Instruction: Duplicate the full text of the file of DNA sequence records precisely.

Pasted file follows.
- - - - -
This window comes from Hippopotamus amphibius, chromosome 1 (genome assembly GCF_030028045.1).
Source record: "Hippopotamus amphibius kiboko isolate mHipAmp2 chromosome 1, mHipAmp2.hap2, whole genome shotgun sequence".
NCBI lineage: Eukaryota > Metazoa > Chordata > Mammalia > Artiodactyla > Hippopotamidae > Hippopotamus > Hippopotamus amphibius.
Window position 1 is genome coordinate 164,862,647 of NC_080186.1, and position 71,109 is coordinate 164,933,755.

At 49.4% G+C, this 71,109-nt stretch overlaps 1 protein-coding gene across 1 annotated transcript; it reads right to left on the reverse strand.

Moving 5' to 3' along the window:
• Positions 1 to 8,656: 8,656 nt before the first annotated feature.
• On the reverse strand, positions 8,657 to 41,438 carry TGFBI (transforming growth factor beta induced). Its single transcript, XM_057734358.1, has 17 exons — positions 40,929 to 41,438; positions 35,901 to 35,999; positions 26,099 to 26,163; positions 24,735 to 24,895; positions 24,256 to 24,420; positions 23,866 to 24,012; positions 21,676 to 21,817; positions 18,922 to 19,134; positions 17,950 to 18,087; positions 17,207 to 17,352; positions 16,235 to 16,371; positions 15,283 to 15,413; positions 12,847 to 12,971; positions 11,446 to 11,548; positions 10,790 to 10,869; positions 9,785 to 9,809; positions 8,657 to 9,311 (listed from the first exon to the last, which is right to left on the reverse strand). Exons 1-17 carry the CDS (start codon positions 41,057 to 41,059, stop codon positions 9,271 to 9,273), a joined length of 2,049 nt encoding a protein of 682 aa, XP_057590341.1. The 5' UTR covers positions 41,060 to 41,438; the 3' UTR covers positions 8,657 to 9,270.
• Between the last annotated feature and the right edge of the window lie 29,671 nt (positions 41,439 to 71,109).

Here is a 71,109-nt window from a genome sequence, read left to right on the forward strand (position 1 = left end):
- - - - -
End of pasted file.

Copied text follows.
This window comes from Hippopotamus amphibius, chromosome 1 (genome assembly GCF_030028045.1).
Source record: "Hippopotamus amphibius kiboko isolate mHipAmp2 chromosome 1, mHipAmp2.hap2, whole genome shotgun sequence".
NCBI lineage: Eukaryota > Metazoa > Chordata > Mammalia > Artiodactyla > Hippopotamidae > Hippopotamus > Hippopotamus amphibius.
Window position 1 is genome coordinate 164,862,647 of NC_080186.1, and position 71,109 is coordinate 164,933,755.

At 49.4% G+C, this 71,109-nt stretch overlaps 1 protein-coding gene across 1 annotated transcript; it reads right to left on the reverse strand.

Moving 5' to 3' along the window:
• Positions 1 to 8,656: 8,656 nt before the first annotated feature.
• On the reverse strand, positions 8,657 to 41,438 carry TGFBI (transforming growth factor beta induced). Its single transcript, XM_057734358.1, has 17 exons — positions 40,929 to 41,438; positions 35,901 to 35,999; positions 26,099 to 26,163; positions 24,735 to 24,895; positions 24,256 to 24,420; positions 23,866 to 24,012; positions 21,676 to 21,817; positions 18,922 to 19,134; positions 17,950 to 18,087; positions 17,207 to 17,352; positions 16,235 to 16,371; positions 15,283 to 15,413; positions 12,847 to 12,971; positions 11,446 to 11,548; positions 10,790 to 10,869; positions 9,785 to 9,809; positions 8,657 to 9,311 (listed from the first exon to the last, which is right to left on the reverse strand). Exons 1-17 carry the CDS (start codon positions 41,057 to 41,059, stop codon positions 9,271 to 9,273), a joined length of 2,049 nt encoding a protein of 682 aa, XP_057590341.1. The 5' UTR covers positions 41,060 to 41,438; the 3' UTR covers positions 8,657 to 9,270.
• Between the last annotated feature and the right edge of the window lie 29,671 nt (positions 41,439 to 71,109).

Here is a 71,109-nt window from a genome sequence, read left to right on the forward strand (position 1 = left end):